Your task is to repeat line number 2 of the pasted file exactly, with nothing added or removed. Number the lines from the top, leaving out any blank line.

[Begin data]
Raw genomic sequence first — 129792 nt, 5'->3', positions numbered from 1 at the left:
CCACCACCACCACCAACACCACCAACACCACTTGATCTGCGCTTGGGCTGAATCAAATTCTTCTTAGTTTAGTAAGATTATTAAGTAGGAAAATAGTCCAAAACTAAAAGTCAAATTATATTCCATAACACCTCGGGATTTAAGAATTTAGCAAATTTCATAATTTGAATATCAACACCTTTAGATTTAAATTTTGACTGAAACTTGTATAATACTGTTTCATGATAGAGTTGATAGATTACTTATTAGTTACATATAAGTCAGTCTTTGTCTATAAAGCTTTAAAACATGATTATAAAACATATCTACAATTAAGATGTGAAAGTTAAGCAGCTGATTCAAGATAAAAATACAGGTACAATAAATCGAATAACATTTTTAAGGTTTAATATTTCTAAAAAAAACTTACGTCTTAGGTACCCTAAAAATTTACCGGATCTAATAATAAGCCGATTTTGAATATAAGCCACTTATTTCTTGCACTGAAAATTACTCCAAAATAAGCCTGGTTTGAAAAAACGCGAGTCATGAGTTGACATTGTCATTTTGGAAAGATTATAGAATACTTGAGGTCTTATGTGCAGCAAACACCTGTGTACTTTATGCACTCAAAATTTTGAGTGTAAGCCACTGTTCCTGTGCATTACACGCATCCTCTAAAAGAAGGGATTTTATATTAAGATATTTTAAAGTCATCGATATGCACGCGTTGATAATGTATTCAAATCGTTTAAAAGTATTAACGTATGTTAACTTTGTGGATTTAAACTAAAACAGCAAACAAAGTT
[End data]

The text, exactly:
CCACCACCACCACCAACACCACCAACACCACTTGATCTGCGCTTGGGCTGAATCAAATTCTTCTTAGTTTAGTAAGATTATTAAGTAGGAAAATAGTCCAAAACTAAAAGTCAAATTATATTCCATAACACCTCGGGATTTAAGAATTTAGCAAATTTCATAATTTGAATATCAACACCTTTAGATTTAAATTTTGACTGAAACTTGTATAATACTGTTTCATGATAGAGTTGATAGATTACTTATTAGTTACATATAAGTCAGTCTTTGTCTATAAAGCTTTAAAACATGATTATAAAACATATCTACAATTAAGATGTGAAAGTTAAGCAGCTGATTCAAGATAAAAATACAGGTACAATAAATCGAATAACATTTTTAAGGTTTAATATTTCTAAAAAAAACTTACGTCTTAGGTACCCTAAAAATTTACCGGATCTAATAATAAGCCGATTTTGAATATAAGCCACTTATTTCTTGCACTGAAAATTACTCCAAAATAAGCCTGGTTTGAAAAAACGCGAGTCATGAGTTGACATTGTCATTTTGGAAAGATTATAGAATACTTGAGGTCTTATGTGCAGCAAACACCTGTGTACTTTATGCACTCAAAATTTTGAGTGTAAGCCACTGTTCCTGTGCATTACACGCATCCTCTAAAAGAAGGGATTTTATATTAAGATATTTTAAAGTCATCGATATGCACGCGTTGATAATGTATTCAAATCGTTTAAAAGTATTAACGTATGTTAACTTTGTGGATTTAAACTAAAACAGCAAACAAAGTT